Tel Yodfat


On a beautiful, but very windy, Friday morning, we took our water bottles and headed for the historical site of Tel Yodfat, about a 30 minute drive from home. We knew the site had some history, but we weren’t sure what it was until we got there.

It is actually a very important site in Israel’s history. It was the first Jewish town that was brutally attacked by the Romans in response to the Great Jewish Revolt, in 67 CE. After 47 days, the Romans conquered the city, 40,000 Jews were killed, and 1,200 women and children were enslaved. Yodfat was razed and burnt to the ground. A lot is known about the battle that took place here, thanks to Josephus Flavius’ historical book, The Jewish War (also called, The Wars of The Jews).

Ancient Yodfat (called Jotapata by the Greeks) is mentioned in the Mishnah as a fortified Jewish village dating from the time of Joshua. However, archaeological explorations of the site have revealed a modest village established sometime during the Hellenistic period, between the 4th and 3rd centuries BCE. As the Hasmonean kings extended their influence into the Galilee during the last decades of the 2nd century BCE, a change of population occurred at Yodfat, and Jews populated the village.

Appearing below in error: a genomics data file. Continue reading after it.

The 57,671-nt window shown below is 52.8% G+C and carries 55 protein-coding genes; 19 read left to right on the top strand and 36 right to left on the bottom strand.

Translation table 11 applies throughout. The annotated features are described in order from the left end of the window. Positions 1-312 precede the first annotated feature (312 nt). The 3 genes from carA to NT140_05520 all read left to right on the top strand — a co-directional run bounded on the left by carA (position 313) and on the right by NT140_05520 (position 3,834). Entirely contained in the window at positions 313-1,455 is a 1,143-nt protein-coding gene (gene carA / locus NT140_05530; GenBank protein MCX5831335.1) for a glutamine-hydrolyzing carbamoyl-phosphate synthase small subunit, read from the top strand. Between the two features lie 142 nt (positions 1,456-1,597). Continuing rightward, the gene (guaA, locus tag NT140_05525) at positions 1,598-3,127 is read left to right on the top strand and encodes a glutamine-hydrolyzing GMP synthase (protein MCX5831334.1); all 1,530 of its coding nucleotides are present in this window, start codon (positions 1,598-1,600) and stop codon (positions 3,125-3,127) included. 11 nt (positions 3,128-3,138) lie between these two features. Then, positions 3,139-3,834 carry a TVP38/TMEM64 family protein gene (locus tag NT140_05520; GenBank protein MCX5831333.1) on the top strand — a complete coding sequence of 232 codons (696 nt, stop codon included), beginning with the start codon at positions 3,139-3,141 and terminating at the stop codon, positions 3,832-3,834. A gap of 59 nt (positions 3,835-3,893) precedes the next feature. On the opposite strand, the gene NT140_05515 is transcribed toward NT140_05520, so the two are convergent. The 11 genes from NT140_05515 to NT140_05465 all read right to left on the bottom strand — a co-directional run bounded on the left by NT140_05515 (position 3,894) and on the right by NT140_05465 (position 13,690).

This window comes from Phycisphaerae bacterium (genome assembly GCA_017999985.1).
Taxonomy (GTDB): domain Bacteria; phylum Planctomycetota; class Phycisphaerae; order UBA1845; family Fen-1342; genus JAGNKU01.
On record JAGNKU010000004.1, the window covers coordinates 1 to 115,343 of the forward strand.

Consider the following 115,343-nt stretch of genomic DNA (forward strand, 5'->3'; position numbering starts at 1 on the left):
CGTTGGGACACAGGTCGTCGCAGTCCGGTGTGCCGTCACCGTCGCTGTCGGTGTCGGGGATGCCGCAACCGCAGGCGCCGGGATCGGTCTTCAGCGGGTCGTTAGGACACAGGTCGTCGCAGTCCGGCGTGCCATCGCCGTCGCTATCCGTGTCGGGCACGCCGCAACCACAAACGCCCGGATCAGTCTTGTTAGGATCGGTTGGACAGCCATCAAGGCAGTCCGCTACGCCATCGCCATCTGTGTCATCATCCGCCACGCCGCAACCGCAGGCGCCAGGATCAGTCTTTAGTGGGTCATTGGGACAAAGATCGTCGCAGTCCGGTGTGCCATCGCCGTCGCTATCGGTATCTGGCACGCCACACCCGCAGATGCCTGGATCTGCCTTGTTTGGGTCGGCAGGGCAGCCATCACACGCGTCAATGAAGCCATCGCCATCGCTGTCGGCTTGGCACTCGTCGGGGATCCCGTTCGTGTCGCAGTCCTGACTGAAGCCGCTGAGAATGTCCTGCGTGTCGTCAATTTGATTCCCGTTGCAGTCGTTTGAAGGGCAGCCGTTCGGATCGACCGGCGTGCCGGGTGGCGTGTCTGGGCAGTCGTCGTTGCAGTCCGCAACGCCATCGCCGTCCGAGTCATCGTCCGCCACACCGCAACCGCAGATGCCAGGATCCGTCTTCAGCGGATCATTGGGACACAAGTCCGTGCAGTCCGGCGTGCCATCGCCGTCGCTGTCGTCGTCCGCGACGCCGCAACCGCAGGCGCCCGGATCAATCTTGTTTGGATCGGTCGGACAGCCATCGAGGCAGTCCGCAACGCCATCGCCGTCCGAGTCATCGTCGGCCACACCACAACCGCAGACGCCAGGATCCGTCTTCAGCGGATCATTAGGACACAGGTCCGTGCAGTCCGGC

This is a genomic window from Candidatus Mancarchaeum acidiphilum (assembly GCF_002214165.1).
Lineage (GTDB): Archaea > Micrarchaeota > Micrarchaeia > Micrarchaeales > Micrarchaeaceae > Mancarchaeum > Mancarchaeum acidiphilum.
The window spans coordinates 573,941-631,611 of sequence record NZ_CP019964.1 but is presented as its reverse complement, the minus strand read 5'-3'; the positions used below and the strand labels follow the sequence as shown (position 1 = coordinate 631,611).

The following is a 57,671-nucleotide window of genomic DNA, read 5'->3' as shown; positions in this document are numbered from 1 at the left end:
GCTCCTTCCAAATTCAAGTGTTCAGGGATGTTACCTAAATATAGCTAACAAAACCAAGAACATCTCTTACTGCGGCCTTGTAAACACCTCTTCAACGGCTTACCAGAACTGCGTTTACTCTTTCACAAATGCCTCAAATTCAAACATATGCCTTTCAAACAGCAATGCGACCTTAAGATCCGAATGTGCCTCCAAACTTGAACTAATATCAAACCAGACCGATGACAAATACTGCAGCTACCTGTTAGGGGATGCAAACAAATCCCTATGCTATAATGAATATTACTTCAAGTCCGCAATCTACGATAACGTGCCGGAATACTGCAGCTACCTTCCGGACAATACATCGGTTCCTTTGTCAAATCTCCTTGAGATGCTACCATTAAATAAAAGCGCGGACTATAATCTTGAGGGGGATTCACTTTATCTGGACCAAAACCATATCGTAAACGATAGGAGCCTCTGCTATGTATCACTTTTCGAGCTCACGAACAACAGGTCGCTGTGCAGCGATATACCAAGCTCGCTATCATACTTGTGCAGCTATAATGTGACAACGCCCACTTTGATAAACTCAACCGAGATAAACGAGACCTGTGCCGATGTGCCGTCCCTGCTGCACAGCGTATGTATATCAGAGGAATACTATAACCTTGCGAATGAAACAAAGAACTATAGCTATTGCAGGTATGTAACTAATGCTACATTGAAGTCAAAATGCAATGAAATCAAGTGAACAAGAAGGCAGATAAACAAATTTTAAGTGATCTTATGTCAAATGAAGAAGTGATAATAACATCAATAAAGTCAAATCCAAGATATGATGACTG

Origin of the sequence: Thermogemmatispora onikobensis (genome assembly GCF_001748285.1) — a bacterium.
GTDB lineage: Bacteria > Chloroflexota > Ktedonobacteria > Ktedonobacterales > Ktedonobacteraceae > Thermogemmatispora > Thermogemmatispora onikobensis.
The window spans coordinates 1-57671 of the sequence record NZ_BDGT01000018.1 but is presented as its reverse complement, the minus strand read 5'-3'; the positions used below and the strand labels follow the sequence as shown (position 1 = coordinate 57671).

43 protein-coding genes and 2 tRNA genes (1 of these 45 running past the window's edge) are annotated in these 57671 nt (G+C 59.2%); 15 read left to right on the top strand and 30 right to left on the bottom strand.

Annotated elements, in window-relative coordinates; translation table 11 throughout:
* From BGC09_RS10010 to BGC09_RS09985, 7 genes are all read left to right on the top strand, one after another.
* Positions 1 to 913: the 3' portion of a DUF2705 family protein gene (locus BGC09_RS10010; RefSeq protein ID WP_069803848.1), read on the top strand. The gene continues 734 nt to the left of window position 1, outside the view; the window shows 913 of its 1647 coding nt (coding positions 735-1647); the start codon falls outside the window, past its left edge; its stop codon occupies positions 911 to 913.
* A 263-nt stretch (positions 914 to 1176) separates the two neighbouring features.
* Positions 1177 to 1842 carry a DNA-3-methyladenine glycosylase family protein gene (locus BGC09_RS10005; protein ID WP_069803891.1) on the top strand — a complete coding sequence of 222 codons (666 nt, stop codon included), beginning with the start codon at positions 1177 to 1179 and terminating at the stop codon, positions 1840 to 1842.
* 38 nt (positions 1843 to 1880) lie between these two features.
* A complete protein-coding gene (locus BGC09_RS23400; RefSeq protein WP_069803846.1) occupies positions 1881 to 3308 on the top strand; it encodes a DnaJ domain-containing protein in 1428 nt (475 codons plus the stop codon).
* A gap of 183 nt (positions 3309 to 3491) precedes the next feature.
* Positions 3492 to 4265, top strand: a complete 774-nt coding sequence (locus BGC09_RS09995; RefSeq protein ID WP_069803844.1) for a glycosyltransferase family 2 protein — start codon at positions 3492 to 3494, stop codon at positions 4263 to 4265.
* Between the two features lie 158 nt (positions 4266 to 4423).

There are many caves and small caverns on the hill.

According to the Mishnah, the town of Yodfat was encompassed by a wall before the Israelite conquest of Canaan under Joshua.


If you are interested in more information about the site, this blog post, by Lev Tsimbler, is quite comprehensive.


Aside from its fantastic history, Tel Yodfat is also known as one of the spots in Israel with an amazing abundance of squill flowers (chatzavim)! But in September, not when we were there in January.


Sadly, the Fresco House wasn't accessible to the public.

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